Good leaders know the value of feedback. And the stats back it up: with 65% of employees looking for more performance evaluation from their managers, it’s no surprise that companies that invest in regular employee feedback have 15% lower turnover rates than organizations where employees aren’t getting feedback on a regular basis.
Four out of ten employees who receive little to no feedback are actively disengaged from their work, whereas 43% of employees who receive feedback at least once a week are highly engaged.
So not only is it important for managers to regularly provide feedback to their direct reports and teams, but likewise, encouraging your employees to share it upwards and with their peers is a good idea too.
It’s clear that feedback is necessary for career growth. Giving and receiving feedback is crucial for the long-term success of any organisation or relationship. Companies are built on professional relationships, and the strongest of those will be founded on effective, valuable communication.
Feedback doesn’t always have to be positive. Negative feedback identifies areas where your team needs to make improvements, and helps to make work much better in the long run. However, it’s important that you give feedback thoughtfully and productively, otherwise it provides no basis for development.
Regular, constructive feedback affects several areas of the work environment positively. You’ll begin to see the positive changes below as you integrate steady feedback into your employee relationships. Discover some action points below.
By creating a clear and honest line of communication during any kind of teamwork, it saves time that might be spent correcting someone’s work, reduces errors caused by miscommunication, and prevents regrets for those who feel like they failed.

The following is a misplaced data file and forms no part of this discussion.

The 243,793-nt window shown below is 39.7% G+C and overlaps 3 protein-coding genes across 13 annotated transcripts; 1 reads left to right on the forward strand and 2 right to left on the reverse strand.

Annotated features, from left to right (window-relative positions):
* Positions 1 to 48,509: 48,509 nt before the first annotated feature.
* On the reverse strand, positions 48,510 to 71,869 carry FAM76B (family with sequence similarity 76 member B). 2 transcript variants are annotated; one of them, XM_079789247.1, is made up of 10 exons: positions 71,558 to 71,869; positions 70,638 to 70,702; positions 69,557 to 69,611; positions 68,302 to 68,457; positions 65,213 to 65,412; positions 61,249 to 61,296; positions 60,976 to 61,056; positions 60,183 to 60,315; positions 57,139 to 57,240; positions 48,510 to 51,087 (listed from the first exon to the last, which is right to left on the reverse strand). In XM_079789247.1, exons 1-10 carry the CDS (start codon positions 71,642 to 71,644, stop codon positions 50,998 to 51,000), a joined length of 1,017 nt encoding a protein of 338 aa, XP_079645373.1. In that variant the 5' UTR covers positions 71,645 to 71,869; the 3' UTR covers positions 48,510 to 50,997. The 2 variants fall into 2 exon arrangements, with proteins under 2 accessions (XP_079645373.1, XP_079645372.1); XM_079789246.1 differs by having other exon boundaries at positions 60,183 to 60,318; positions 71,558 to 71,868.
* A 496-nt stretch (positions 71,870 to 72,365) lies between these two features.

Feedback is often mistaken for criticism. In fact, what is viewed as negative criticism is actually constructive criticism and is the best find of feedback that can help to formulate better decisions to improve and increase performance and productivity within a business.
We all like to be told when we’re doing a good job, right? By evaluating employees, it can actually motivate them to perform better. People like to feel valued and appreciated. Also, giving feedback promotes trust and honesty. Even if it’s not so positive, when given in the right way, feedback can help people to grow and evolve in the workplace.
Feedback is about listening actively, and thinking of the best possible solutions to help your team to perform better. Having a regular feedback schedule can help with the provision of positive reinforcement, allows people to come together and it creates a healthy communication flow. This kind of atmosphere is key to employee retention. If managers are invested in helping their people through challenging times to ensure they reach their full potential, then fewer employees may feel disillusioned, and therefore are less likely to quit.
When your employees feel listened to and valued, they tend to be more focused and productive. Often, their commitment to their jobs and the company itself increases too.
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